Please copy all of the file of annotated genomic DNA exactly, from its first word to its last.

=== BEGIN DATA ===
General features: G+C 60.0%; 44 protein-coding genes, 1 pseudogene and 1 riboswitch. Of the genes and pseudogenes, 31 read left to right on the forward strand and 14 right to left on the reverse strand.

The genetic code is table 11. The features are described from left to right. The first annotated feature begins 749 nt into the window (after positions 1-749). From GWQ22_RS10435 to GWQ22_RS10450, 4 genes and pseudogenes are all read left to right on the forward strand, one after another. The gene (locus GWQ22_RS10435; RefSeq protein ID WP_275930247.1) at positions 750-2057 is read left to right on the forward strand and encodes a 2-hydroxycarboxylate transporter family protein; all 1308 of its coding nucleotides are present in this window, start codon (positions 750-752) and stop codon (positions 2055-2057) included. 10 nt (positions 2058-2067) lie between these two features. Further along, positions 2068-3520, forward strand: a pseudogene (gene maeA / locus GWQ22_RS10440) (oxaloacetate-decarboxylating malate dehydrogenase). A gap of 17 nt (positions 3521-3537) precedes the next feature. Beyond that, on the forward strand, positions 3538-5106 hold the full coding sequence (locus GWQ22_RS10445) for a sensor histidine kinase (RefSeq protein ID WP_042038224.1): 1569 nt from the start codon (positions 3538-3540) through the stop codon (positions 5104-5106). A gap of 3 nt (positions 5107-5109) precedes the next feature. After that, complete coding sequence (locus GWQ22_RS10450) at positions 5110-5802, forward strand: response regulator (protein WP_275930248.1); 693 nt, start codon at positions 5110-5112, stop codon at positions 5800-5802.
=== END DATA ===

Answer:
General features: G+C 60.0%; 44 protein-coding genes, 1 pseudogene and 1 riboswitch. Of the genes and pseudogenes, 31 read left to right on the forward strand and 14 right to left on the reverse strand.

The genetic code is table 11. The features are described from left to right. The first annotated feature begins 749 nt into the window (after positions 1-749). From GWQ22_RS10435 to GWQ22_RS10450, 4 genes and pseudogenes are all read left to right on the forward strand, one after another. The gene (locus GWQ22_RS10435; RefSeq protein ID WP_275930247.1) at positions 750-2057 is read left to right on the forward strand and encodes a 2-hydroxycarboxylate transporter family protein; all 1308 of its coding nucleotides are present in this window, start codon (positions 750-752) and stop codon (positions 2055-2057) included. 10 nt (positions 2058-2067) lie between these two features. Further along, positions 2068-3520, forward strand: a pseudogene (gene maeA / locus GWQ22_RS10440) (oxaloacetate-decarboxylating malate dehydrogenase). A gap of 17 nt (positions 3521-3537) precedes the next feature. Beyond that, on the forward strand, positions 3538-5106 hold the full coding sequence (locus GWQ22_RS10445) for a sensor histidine kinase (RefSeq protein ID WP_042038224.1): 1569 nt from the start codon (positions 3538-3540) through the stop codon (positions 5104-5106). A gap of 3 nt (positions 5107-5109) precedes the next feature. After that, complete coding sequence (locus GWQ22_RS10450) at positions 5110-5802, forward strand: response regulator (protein WP_275930248.1); 693 nt, start codon at positions 5110-5112, stop codon at positions 5800-5802.